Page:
October 30, 2019 10.49 am This story is over 53 months old

Sleaford art centre’s £1.2m upgrade signed off

Councillors debated the value of a rooftop gallery

Councillors in North Kesteven District Council have given the green light to the authority’s £1.2 million refurbishment project for Sleaford’s National Centre of Craft and Design – despite concerns over the loss of “magnificent” rooftop views.

The plans will see the top two floors of the building given over to MRI Software, which will move from its current premises in Westgate.

To compensate, a 200sqm ground floor extension is requested which will create a ground floor gallery, an artist workshop, a children’s zone and a performing arts studio.

It will also see a large indoor bistro and an outdoor seating area created on an extended platform over the River Slea.

Concerns were raised over the loss of the exhibition space, the impact on the remains of the former wharf for the Navigation Warehouse, the encroachment onto the river and the loss of public space – particularly when the flag raising took place on Armed Forces Day.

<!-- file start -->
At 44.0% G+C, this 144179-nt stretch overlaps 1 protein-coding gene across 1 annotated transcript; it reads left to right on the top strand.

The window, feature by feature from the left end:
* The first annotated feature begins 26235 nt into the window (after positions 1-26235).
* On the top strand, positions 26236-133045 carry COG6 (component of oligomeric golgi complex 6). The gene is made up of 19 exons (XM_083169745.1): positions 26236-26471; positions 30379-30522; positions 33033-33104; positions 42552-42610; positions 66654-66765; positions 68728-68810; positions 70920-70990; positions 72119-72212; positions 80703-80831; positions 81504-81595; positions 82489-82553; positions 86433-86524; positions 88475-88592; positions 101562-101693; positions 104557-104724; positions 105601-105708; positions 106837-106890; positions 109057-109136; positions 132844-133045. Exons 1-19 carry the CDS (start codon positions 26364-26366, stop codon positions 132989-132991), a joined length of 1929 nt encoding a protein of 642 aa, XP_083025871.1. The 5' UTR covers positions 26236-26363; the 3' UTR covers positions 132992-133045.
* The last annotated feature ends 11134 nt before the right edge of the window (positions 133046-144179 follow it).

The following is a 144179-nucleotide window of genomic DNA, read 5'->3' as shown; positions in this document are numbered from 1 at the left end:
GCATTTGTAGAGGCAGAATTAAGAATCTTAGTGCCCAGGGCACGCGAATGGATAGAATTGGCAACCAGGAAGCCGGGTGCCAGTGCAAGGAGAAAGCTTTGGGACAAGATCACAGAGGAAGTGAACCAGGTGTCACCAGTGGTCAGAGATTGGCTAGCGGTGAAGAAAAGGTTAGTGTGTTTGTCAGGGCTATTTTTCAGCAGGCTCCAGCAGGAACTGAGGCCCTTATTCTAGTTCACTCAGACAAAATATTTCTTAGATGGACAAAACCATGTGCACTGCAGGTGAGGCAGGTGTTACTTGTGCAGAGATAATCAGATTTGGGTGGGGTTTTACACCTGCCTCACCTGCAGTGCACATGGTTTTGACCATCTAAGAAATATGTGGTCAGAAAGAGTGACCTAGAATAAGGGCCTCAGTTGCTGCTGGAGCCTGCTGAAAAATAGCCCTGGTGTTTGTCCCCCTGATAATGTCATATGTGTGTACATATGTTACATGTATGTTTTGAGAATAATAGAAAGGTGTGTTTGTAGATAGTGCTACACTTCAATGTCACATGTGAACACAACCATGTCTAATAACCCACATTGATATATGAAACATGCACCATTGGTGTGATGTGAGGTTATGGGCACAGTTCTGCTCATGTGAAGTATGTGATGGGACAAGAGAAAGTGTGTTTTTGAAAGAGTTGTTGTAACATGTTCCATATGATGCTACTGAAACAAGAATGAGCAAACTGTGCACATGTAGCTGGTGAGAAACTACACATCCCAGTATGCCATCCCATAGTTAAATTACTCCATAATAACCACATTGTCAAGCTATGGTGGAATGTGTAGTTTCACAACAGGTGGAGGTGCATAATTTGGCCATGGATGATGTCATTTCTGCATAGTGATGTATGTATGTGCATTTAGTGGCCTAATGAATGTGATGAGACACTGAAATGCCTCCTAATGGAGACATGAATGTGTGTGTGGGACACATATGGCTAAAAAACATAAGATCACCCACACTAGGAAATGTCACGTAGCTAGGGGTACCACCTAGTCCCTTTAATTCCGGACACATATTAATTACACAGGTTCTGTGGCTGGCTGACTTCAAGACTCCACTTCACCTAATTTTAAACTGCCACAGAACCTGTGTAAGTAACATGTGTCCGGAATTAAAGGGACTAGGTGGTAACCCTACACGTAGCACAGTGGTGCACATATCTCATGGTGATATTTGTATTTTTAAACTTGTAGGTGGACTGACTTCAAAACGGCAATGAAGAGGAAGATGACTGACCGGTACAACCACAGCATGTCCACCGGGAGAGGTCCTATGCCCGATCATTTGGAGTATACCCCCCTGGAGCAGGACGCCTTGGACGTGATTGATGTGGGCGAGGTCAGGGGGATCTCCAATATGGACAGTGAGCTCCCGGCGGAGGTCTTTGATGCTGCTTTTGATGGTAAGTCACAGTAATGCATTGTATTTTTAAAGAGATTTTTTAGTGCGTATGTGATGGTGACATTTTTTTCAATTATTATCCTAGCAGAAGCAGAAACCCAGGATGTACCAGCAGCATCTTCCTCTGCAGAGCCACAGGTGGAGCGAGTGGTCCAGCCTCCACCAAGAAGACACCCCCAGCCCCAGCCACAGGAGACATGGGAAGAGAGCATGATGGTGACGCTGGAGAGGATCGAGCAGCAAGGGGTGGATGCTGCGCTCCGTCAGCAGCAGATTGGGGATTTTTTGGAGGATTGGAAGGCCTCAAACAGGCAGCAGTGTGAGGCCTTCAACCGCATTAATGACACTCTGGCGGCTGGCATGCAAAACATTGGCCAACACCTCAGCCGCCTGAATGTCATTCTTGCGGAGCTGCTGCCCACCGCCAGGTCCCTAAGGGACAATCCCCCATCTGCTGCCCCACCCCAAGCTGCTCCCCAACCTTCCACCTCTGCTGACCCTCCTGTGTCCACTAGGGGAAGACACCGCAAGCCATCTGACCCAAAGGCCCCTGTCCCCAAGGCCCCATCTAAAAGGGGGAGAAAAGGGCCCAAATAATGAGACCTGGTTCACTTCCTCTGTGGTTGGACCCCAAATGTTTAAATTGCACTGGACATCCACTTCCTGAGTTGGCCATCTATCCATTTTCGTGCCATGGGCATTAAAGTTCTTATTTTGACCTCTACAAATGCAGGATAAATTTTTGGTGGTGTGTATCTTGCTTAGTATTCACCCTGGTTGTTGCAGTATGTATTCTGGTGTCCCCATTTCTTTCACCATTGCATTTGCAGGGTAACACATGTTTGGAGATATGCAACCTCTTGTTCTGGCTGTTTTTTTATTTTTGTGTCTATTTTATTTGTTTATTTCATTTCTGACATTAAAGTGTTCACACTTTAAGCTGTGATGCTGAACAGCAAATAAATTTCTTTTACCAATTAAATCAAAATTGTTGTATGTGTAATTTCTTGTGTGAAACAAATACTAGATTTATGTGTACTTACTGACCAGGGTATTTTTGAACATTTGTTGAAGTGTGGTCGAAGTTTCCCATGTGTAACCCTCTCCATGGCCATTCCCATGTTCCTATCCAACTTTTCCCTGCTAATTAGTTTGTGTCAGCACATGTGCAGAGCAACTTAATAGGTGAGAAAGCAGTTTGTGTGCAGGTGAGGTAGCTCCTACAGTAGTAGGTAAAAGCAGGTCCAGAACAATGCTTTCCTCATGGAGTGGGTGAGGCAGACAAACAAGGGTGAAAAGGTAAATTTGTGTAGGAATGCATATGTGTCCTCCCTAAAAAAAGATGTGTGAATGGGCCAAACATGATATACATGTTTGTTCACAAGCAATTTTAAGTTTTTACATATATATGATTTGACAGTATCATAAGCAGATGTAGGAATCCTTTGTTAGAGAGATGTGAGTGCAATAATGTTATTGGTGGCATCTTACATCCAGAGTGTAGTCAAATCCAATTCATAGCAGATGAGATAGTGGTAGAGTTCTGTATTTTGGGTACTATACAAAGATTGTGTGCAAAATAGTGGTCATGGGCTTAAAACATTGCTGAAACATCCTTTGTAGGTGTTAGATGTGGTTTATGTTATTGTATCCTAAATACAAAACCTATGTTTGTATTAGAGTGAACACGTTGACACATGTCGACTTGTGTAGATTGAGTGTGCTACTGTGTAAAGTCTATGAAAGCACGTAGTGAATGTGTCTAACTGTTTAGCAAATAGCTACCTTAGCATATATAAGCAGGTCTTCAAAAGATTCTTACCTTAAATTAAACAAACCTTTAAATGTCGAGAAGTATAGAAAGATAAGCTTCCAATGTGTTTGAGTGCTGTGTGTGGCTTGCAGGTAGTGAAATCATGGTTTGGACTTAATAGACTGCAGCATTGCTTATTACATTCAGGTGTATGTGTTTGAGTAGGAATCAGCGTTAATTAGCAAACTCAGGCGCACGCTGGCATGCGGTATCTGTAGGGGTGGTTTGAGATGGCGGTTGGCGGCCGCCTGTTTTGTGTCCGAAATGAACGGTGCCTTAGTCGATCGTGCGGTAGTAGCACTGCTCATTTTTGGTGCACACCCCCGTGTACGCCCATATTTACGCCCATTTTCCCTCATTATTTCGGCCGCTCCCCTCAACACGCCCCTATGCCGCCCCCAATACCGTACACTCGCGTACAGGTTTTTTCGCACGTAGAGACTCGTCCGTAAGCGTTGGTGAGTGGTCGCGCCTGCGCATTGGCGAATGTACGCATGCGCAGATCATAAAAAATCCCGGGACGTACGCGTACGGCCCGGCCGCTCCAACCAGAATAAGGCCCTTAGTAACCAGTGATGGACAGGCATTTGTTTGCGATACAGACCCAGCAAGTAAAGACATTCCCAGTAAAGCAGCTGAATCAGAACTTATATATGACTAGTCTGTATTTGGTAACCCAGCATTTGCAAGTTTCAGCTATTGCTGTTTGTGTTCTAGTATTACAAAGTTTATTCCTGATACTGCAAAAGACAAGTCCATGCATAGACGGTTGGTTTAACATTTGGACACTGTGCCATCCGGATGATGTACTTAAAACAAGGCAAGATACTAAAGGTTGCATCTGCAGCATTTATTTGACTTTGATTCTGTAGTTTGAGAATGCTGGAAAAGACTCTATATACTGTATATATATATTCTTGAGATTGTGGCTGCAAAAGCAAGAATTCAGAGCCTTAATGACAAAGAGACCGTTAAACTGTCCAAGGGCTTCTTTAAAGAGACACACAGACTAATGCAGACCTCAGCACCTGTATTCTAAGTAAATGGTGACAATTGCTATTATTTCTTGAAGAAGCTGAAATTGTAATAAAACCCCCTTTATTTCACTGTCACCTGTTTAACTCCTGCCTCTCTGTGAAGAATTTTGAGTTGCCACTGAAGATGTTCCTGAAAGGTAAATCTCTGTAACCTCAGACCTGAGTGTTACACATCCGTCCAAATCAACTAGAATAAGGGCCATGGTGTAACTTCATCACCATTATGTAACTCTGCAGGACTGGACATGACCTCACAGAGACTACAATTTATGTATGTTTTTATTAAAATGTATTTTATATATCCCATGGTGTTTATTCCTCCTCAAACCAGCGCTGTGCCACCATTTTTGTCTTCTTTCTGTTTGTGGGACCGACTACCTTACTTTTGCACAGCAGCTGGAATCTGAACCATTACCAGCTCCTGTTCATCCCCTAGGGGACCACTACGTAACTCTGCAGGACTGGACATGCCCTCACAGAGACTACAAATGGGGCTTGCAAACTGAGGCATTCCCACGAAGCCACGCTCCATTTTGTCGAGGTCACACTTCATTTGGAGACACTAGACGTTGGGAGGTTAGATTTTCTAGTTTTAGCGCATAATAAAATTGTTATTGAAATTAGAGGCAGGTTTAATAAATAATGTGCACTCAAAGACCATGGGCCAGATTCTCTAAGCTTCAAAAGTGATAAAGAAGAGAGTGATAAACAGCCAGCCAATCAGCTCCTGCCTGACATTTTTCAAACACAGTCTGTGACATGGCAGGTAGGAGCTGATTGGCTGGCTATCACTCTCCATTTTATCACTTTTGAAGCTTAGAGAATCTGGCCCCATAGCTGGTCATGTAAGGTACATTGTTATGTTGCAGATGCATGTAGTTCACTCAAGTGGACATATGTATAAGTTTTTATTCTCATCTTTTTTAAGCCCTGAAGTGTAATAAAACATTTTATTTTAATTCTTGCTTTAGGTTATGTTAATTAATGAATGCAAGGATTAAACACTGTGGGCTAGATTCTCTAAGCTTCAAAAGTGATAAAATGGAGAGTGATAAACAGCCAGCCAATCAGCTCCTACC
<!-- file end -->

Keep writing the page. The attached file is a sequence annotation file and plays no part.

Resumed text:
Ward member Councillor David Suiter supported the objections and laments the loss of the rooftop views of Sleaford and criticises the design.

“The design is not very good, it should be outstanding,” he says.

An artists impression of the expansion plans.

Councillor Gill Ogden said the rooftop gallery offered “magnificent” views.

Council leader Richard Wright, however, called it the “view of a thousand air conditioning units” adding he thought it was a “blight”.

He said it would enhance the building, improving sustainability and viability and address public concerns.

“Let’s not forget that before we converted this building it was a dilapidated seed unit covered in bird mess,” he said.

He added the development could begin the creation of a new public realm and the mark the start of renewed investment in the town centre.

Recommending approval, council officer Mark Williets said the NCCD, also known as The Hub, had evolved quite dramatically since it was built in the 1930s.

He said the changes “give the building clear definition and welcomes people to it.”

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